Chickenpox or Varicella is a common and contagious disease of childhood, occuring most frequently among children ages 6 to 10. Chickenpox is caused by the varicella-zoster virus. Once the virus enters the body, it starts replicating in the respiratory region, which is its route of entry, and the regional lymph nodes, within 2-3 days. The virus then enters the blood stream and further replicates in the liver, spleen and other organs. Most of us develop lifetime immunity against chickenpox after the first infection. The virus will become inactive and stays in our nerve cells near the spiral cord.
Symptoms start 10 to 21 days after exposure to the virus. It begins with fever, headache, sore throat, loss of appetite and tiredness. Multiple pimple-like red bumps then pop up all over the body. Children often have milder symptoms and fewer blisters than adults. The most common complications in children are secondary infection of the lesions and scarring, with encephalitis (inflammation of the brain) being a rare complication.
Shingles/herpes zoster is a rash of painful blisters that can last for 2 to 3 weeks. It is caused when the dormant varicella virus, which remains near the spinal cord, reactivates long after the initial chicken pox illness. About 10-20% of people who have had chickenpox develop shingles, usually occurring to those above the age of 50 years or when immunity is low. Shingles is generally not dangerous, but it can be very painful and often cause lingering nerve pain for months after the rash is gone.
Home Treatment Tips:
- Let your child have cool/lukewarm baths.
- Calamine lotion will help relieve the itchy rash.
- A prescribed antihistamine may relieve severe itch.
- Ensure your child gets adequate fluids and nutrients.
- Give foods that are cold, soft, and bland.
- Avoid acidic or salty foods.
- Give paracetomol, or acetaminophen, if your child is having fever.
- Trim your child’s fingernails. Let him wear gloves when he sleeps to prevent him from scratching. Scratching predisposes to secondary bacterial infection and causes scarring.
- Never give aspirin to reduce pain or fever in children with chickenpox.
Protect Your Family
The varicella virus is highly contagious and it spreads easily through direct contact with the infected person, through a sneeze or cough, or by touching the fluid from a chickenpox blister. It can also spread indirectly, through contact with contaminated surfaces. It is contagious 2 days before the rash appears, up to the time when all blisters have dried up.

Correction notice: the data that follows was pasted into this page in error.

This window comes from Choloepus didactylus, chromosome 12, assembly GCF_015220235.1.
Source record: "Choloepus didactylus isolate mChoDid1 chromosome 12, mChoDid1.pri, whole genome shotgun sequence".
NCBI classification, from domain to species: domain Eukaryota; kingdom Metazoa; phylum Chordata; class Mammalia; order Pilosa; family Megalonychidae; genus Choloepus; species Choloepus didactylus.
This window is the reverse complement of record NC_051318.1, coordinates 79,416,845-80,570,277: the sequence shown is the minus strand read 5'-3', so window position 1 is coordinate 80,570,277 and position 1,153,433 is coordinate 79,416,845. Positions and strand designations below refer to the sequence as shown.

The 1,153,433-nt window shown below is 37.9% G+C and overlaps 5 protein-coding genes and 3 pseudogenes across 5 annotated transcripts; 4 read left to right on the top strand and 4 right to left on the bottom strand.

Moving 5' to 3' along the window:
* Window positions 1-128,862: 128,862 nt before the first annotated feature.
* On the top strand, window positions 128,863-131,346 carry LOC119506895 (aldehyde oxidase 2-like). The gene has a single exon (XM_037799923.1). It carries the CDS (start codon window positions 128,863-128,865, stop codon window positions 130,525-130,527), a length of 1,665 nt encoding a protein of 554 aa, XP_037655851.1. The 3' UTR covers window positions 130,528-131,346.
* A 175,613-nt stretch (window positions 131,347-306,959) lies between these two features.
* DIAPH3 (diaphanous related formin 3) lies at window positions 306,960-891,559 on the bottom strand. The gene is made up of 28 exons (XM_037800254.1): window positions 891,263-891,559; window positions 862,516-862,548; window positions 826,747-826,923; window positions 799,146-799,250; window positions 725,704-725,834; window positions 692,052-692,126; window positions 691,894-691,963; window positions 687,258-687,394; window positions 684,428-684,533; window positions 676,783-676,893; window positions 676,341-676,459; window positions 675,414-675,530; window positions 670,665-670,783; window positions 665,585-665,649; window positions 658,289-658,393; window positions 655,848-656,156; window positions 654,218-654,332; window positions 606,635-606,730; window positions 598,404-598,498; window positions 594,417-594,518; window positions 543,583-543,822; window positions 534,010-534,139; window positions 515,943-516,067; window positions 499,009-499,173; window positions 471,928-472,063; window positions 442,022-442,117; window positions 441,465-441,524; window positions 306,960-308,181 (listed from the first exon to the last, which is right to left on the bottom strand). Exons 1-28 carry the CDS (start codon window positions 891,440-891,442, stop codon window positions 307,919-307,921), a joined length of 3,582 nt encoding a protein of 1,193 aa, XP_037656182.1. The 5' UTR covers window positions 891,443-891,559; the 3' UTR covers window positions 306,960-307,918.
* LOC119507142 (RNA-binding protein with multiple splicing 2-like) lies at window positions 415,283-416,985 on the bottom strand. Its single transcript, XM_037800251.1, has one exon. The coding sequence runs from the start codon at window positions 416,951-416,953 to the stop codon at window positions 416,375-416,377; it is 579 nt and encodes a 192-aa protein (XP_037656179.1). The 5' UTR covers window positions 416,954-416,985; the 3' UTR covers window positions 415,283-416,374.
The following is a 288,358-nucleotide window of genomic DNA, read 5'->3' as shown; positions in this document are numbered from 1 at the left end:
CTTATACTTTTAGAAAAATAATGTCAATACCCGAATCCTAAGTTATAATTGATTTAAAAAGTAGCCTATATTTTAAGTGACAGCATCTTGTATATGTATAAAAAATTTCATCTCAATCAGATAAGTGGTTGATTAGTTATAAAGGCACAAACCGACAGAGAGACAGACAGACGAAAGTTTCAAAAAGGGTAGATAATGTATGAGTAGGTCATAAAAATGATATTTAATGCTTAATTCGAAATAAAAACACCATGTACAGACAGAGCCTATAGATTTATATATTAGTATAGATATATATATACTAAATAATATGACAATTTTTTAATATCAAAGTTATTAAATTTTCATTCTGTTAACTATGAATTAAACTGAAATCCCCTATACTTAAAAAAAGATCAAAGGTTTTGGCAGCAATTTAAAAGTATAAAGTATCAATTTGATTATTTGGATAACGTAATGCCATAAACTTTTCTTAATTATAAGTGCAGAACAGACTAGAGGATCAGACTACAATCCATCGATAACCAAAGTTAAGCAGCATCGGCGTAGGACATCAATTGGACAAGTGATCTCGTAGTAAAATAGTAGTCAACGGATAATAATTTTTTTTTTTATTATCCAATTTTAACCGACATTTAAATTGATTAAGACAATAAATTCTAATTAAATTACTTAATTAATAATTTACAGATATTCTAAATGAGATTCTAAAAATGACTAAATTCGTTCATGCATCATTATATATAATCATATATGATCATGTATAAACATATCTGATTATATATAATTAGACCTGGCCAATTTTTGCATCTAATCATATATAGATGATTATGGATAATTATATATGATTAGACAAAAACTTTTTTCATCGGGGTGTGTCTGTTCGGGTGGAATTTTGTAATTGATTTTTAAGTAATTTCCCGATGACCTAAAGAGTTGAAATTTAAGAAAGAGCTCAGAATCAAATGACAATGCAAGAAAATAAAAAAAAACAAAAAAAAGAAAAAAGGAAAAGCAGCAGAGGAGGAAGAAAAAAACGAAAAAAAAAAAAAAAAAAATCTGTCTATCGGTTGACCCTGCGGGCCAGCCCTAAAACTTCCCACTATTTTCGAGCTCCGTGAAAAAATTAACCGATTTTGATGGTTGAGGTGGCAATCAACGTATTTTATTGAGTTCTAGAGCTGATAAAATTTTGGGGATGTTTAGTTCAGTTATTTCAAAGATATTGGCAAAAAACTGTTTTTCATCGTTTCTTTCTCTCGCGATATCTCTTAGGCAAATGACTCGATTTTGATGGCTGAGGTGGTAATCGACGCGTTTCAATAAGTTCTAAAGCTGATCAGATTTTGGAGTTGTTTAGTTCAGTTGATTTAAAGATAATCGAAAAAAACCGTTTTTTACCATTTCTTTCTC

Many children get infected through direct contact with their infected sibling. To prevent chickenpox from spreading, keep your infected child away from his siblings and get him to wash his hands frequently.
Acyclovir, an antiviral agent, is only effective when given during the early stages of infection.
Chickenpox in Pregnant Women & Newborn Babies
Chickenpox infection during early pregnancy leads to birth defects, low birth rate, or limb abnormalities in the foetus. If the mother gets infected within 10 days after delivery, her newborn baby may suffer a lifethreatening infection. An immune mother can protect her baby from infection within baby’s first few months of life, as her immunity can pass to the baby through the placenta and breast milk. Hence the importance of breastfeeding!
In Malaysia, the varicella vaccine has been available since 1997. It contains weakened live varicella zoster virus. The vaccine is given by subcutaneous injection. Two doses of the varicella vaccine are recommended for children with, at least a 3-month interval between the first and second booster dose.
The vaccine is reported to be more than 95% effective in preventing moderate to severe forms of the infection. In rare cases, vaccinated people can get chickenpox, but they experience a milder form of the illness, with fewer blisters and symptoms.
- Healthy children between 12 months and 12 years of age.
- People above 12 years of age who have not had chickenpox.
- Non-immune family members of people with impaired immune systems.
- Non-immune women before pregnancy or after pregnancy. Those who receive the vaccine should avoid pregnancy for 2 months.
- If you are non-immune and have been around an infected person. Disease is preventable if antibodies or the vaccine is given in the initial stage.
The tetravalent MMR-V vaccine will soon be available in Malaysia. It protects against four illnesses – measles, mumps, rubella and chickenpox. This will reduce the number of shots given to your child but still giving the same amount of protection from these diseases.
Talk to your doctor if you have any questions regarding chickenpox or the varicella vaccine.